Meet the Valley Photographer Dima Overtchenko Who Comes Out at Night

It’s all about the blue hour.

  • Category
    People
  • Written by
    Hadley Hall Meares

Photographer Dima Otvertchenko grabs his camera at almost the same time each day. “For about half an hour, there’s a push and pull between the daylight that starts to fade and the man-made light that starts to come on in buildings, called the blue hour,” Dima says. “This window is the sweet spot where you can capture the experience of a place you wouldn’t expect during the daytime, where there’s a contrast between cool daylight and warm artificial lighting.”

Dima’s Instagram account @bluehourvalley paints the Valley’s icons and obscurities alike with the pensive, moody blue wash of light that comes at twilight. The result is a catalogue of Valley architecture both quietly lovely and challenging of preconceptions of the region.

“Because it’s such a short window of the day, a lot of people could’ve lived in the Valley their whole lives and not seen those places during that window, even if they’ve been to those places a lot,” he shares.

Pink Motel, built in 1946, in Sun Valley. Opposite page: Studio City Hand Car Wash

The photographer came to work here in 2006 after graduating from Vassar College with a degree in film. While working at Pie Town Productions in Valley Village, as part of his job, he maintained an array of cameras, including SLRs, and began experimenting. Soon he was taking portraits of friends and then architectural structures. Now he works as an assistant to professional photographer Douglas Kirkland and does Blue Hour Valley in his spare time.

His side hustle began in 2018, when Dima was living in the heart of the NoHo Arts District and started going for walks around his neighborhood and taking photos. “Everything started looking more interesting right after sunset,” he said. “It was really pretty outside, and I happened to have my camera, so I started taking pictures.”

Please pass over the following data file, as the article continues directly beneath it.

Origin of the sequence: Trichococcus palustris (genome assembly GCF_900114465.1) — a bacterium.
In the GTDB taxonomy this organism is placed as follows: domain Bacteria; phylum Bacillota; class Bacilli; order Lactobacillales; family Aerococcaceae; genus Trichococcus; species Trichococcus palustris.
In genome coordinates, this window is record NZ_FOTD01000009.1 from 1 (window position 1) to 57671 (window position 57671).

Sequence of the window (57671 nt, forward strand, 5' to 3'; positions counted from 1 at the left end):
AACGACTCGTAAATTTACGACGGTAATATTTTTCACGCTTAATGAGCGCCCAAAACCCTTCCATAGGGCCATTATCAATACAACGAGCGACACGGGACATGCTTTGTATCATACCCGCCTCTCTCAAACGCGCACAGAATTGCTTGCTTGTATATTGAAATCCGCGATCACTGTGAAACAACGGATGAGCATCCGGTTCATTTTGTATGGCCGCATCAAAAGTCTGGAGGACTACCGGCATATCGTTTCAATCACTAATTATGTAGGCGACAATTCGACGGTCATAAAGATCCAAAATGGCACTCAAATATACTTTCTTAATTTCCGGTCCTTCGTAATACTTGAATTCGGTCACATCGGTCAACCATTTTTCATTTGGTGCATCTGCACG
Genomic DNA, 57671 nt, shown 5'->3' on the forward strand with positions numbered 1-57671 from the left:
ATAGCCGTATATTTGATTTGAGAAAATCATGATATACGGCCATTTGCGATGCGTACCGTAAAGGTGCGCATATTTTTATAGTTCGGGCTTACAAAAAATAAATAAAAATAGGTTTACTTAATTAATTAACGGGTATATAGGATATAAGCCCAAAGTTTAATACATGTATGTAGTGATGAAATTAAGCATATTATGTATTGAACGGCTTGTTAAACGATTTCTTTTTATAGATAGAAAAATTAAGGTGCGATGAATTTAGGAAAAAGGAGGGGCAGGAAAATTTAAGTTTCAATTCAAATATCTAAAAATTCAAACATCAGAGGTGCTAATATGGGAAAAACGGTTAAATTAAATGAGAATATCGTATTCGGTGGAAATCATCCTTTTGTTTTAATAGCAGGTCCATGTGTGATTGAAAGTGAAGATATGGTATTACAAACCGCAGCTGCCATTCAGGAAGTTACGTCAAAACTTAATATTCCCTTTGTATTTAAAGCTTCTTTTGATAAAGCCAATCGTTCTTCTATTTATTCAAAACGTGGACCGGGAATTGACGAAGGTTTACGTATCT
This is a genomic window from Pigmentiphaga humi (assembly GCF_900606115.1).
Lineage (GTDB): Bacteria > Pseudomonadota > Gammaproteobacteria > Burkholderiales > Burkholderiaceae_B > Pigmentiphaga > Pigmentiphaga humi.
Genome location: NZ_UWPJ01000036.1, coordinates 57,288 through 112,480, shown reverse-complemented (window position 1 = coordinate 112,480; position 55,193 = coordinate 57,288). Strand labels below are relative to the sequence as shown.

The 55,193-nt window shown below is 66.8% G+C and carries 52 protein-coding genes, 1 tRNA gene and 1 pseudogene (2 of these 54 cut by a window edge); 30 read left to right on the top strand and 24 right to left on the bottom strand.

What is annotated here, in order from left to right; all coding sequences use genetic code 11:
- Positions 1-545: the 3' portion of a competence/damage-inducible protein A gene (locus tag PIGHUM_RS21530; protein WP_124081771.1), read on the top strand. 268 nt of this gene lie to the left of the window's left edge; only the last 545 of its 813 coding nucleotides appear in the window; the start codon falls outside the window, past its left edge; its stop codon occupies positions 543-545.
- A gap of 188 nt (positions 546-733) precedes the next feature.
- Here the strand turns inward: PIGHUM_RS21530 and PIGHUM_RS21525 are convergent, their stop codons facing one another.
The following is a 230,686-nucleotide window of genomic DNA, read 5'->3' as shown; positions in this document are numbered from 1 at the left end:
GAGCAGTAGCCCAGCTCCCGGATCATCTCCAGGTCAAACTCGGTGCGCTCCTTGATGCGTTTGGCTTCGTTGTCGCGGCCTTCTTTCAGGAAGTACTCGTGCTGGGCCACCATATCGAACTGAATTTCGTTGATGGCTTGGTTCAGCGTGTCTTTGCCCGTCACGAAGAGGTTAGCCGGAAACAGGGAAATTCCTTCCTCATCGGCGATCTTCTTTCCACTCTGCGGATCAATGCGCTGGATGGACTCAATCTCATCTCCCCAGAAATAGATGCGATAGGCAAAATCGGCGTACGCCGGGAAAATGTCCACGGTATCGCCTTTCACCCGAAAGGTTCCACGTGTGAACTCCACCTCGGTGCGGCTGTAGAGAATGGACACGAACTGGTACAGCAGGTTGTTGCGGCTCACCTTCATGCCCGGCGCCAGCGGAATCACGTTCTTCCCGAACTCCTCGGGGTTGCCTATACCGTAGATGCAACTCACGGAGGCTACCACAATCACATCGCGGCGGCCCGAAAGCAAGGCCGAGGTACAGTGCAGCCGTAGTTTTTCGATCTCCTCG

The photos were a hit. “I was kind of surprised by how many people responded to it,” he said. “The more I heard the feedback, the more I realized there’s a lot of Valley pride, with lots of history and interesting things going on here, from movie history and pop culture history to mom-and-pop shops. The Valley is overlooked. Everyone on Instagram shoots LA beaches, downtown, the highways and palms. I thought if I’m going to make a project, I want to spotlight something that isn’t being shown enough.”

Above: Dima’s shot of the 101 Freeway as it passes through Universal City heading toward downtown LA.

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Most days, Dima heads out for a half-hour sunset walk, looking for his perfect Blue Hour Valley photo of the day. His choices are partially influenced by what he calls a “pop-culturally relevant childhood” soaking up  films like The Terminator, Wayne’s World, Fast Times at Ridgemont High and Back to the Future.

Originally from Russia, Dima says, “Even before I came to California or even America, I was watching these movies about California, and by proxy the Valley, and internalizing—without realizing I’d end up living here someday.”

He heads to a different location every day, from a post office in Toluca Lake to an overlook at Stoney Point in Chatsworth—which he calls a “mini Joshua Tree valley.”

Whether capturing the facades and signs of bagel shops or grocery stores, he tries to infuse his photos with the character of the people behind them. He has even begun to include the stories of the owners of businesses in his posts, like Milt and Edie’s Drycleaners & Tailoring Center in Burbank and Cupid’s Hot Dogs in Simi Valley.

“The people behind these shops are what Blue Hour Valley is all really about, but it’s ironic that my loneliest project has the biggest appeal,” he says. “I’m a very social person and fascinated by people, who are to me the most interesting thing to shoot. I love things that connect people, like rail lines, train stations and town squares.”

Sometimes a post intensely resonates with his audience. His post of a Fry’s Electronics about to shut down at midnight ended up being an inside scoop for people who shared the Instagram post with friends. “I became a little bit of a reporter,” Dima says.

For Dima, it is especially rewarding when followers leave comments, and his IG becomes something of a Valley forum. “People come in and share their stories—I love reading that stuff. But I’m just a guy with a camera.”

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